It’s officially over: The Writers Guild of America has ratified the three-year contract deal that ended the second-longest strike in the union’s history.
Ninety-nine percent of union members voted in favor of the contract in a vote that ended Monday; According to the WGA, of the 8,525 valid votes cast, there were 8,435 “yes” votes and 90 “no” votes (1 percent). The term of the new agreement is from September 25, 2023 to May 1, 2026.
“Through solidarity and determination, we have ratified a contract with meaningful benefits and protections for writers in every sector of our combined membership,” said WGAW President Meredith Stiehm. “Together we have managed to achieve what many thought was impossible just six months ago. We could not have accomplished this industry-changing contract without WGA Chief Negotiator Ellen Stutzman, Bargaining Committee Co-Chairs Chris Keyser and David A. Goodman, the entire WGA Bargaining Committee, strike captains, lot coordinators and the staff who supported us. every part of the negotiations and strike.”
The ratification marks the conclusion of the WGA’s turbulent 2023 negotiating cycle, which led to a historic 148-day strike. After a strike vote during a brief break in negotiations in the spring, union leaders officially declared a work stoppage of about 11,500 scribes on May 2. When the strike got underway, WGA members not only stopped their writing work, but also set up a picket. lines for ongoing productions, in an attempt to close them as crew members and other workers refused to cross these barriers in solidarity. The strategy proved effective in disrupting daily work in Hollywood, even before SAG-AFTRA called its own strike on July 14 (with virtually all production canceled).
“Now it’s time for the AMPTP to put the rest of the city back to work by negotiating a fair contract with our siblings SAG-AFTRA, who supported writers throughout our negotiations,” said WGAE President Lisa Takeuchi Cullen. “Until the studios reach a deal that meets artists’ needs, WGA members will stand on the picket lines, standing side by side with SAG-AFTRA in solidarity.”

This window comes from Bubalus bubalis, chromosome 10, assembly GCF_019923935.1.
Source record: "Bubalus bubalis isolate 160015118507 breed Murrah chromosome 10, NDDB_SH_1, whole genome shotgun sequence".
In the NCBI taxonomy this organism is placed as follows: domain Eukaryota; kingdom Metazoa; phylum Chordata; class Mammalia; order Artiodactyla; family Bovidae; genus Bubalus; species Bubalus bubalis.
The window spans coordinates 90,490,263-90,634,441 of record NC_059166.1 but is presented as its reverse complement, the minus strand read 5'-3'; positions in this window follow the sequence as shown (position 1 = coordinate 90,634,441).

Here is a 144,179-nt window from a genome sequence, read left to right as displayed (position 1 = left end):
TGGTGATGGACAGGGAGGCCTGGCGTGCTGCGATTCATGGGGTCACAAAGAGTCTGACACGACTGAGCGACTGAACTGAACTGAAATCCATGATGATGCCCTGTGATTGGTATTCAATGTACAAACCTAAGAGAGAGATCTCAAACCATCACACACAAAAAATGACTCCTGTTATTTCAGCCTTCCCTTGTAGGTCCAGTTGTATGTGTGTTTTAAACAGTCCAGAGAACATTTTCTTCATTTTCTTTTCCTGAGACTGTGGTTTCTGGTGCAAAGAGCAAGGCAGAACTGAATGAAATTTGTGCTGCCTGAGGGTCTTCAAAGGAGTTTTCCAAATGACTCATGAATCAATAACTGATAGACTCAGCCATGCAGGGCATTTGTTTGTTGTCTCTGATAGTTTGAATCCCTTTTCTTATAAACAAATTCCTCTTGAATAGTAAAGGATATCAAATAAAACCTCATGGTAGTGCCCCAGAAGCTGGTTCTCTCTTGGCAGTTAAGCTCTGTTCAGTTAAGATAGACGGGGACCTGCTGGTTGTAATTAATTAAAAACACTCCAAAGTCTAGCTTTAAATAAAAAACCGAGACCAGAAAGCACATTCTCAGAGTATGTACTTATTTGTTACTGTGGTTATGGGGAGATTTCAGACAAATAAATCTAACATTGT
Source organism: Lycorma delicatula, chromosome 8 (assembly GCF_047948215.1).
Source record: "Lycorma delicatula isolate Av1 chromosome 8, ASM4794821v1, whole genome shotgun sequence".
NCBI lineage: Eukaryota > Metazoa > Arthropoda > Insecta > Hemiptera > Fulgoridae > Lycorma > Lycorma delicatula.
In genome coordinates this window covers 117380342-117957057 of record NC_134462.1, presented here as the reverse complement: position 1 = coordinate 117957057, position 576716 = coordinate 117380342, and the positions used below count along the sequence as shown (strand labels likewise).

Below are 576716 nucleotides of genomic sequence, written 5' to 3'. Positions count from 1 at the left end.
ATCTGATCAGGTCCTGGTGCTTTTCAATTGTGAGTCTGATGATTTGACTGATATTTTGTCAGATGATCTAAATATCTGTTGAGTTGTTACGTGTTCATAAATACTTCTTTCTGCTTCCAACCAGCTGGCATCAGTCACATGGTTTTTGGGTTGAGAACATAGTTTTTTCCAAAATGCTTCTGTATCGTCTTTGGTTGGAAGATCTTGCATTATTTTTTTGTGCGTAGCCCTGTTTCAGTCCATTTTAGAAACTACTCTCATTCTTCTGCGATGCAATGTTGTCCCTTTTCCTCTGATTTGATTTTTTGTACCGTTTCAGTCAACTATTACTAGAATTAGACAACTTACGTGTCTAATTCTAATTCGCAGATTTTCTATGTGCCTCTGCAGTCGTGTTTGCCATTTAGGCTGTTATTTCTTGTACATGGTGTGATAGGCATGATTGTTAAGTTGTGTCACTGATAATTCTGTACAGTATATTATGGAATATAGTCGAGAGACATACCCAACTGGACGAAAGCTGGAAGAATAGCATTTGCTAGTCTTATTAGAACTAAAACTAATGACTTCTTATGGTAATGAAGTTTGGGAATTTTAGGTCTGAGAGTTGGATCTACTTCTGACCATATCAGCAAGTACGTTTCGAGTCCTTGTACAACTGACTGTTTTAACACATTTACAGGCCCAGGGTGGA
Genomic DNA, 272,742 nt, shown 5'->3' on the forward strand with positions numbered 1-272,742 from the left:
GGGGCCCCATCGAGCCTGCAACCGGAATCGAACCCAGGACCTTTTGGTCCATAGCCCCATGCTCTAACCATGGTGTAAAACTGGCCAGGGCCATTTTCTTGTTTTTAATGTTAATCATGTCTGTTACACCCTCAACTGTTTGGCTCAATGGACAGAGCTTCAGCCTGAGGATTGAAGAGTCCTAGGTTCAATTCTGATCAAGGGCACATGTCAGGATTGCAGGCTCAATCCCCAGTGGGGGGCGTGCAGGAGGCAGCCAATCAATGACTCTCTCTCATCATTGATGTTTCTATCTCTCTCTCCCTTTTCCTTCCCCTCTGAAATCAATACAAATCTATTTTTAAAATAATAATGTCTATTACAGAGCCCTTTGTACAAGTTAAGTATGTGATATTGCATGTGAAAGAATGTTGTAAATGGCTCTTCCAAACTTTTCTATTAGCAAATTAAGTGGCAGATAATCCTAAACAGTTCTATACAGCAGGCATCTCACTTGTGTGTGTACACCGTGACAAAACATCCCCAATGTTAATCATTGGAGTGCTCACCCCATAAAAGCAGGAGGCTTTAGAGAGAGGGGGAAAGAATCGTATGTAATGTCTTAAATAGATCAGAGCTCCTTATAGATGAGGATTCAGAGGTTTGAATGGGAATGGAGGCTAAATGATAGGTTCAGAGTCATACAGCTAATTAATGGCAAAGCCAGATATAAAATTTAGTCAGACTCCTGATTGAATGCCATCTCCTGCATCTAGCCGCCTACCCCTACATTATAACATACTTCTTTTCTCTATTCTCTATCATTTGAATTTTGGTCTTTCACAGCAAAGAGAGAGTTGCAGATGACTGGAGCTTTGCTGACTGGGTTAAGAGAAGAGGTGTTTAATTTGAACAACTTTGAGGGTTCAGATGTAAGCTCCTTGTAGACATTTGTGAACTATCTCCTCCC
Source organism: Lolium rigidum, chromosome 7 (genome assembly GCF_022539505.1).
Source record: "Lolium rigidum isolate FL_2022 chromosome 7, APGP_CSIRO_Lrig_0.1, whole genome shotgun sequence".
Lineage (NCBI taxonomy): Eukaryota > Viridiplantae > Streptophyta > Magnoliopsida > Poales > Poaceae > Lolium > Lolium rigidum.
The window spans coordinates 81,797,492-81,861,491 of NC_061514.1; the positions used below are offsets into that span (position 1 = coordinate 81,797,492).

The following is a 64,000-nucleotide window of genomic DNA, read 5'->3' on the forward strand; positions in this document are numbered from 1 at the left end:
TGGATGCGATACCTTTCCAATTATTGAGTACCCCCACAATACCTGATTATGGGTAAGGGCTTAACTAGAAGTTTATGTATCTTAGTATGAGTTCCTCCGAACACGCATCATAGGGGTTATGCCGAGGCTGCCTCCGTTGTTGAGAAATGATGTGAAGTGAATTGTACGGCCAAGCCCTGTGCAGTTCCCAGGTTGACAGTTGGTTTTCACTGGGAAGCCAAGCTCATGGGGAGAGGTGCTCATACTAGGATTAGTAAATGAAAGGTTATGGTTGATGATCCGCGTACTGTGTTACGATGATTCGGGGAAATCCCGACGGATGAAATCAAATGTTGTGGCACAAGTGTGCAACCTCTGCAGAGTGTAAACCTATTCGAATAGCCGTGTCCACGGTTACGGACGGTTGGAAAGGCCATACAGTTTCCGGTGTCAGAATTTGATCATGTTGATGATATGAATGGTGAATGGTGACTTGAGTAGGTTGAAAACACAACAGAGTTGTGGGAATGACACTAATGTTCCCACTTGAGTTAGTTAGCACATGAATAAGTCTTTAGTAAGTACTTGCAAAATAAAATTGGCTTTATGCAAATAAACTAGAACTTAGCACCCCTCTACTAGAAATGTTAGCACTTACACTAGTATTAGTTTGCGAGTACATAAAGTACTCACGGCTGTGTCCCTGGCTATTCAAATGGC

Multiple stops and starts ensued in the talks with the Alliance of Motion Picture and Television Producers, and in the meantime a broad swath of industry workers were affected: Food insecurity among industry workers increased as the months passed, and some workers reported they were at risk of deportation. Ultimately, only the arrival of some of the industry’s top leaders could finally break the impasse. As of late September, Netflix co-CEO Ted Sarandos, Warner Bros. Discovery CEO David Zaslav, Disney CEO Bob Iger and NBCUniversal Studio Group chairman and chief content officer Donna Langley to regularly attend negotiation sessions and speak directly to guild leaders. The deal was subsequently completed within a few (marathon) days: the WGA announced a preliminary deal on the evening of September 24, after a long weekend of negotiations.
“AMPTP member companies congratulate the WGA on the ratification of its new contract, which means meaningful profits and protections for writers. It is significant progress for our industry that writers are back at work,” the AMPTP said in a statement on Monday.
Even though expectations for this strike agreement were extremely high, many writers reported before the ratification vote that they were satisfied with the results achieved. “It’s a road map. People are going to study it like the Torah,” said a showrunner The Hollywood Reporter after details of the pact were revealed in September. The union was able to wrest profits from studios that many thought were unlikely at the outset of the strike, on issues such as setting minimum staffing requirements for television work and obtaining a success-based residual for titles that perform well on streaming platforms. The writers also received regulations on the use of AI in writing, a second ‘step’ (draft or payment point) for screenwriters and a new formula for foreign residuals.
At the request of THR In late September, Chris Keyser, co-chair of the WGA bargaining committee, responded that what he wanted would be the lasting legacy of the 2023 negotiations: “This was a moment, as people have said, of labor when labor said, ‘We are no longer okay with being ignored.” “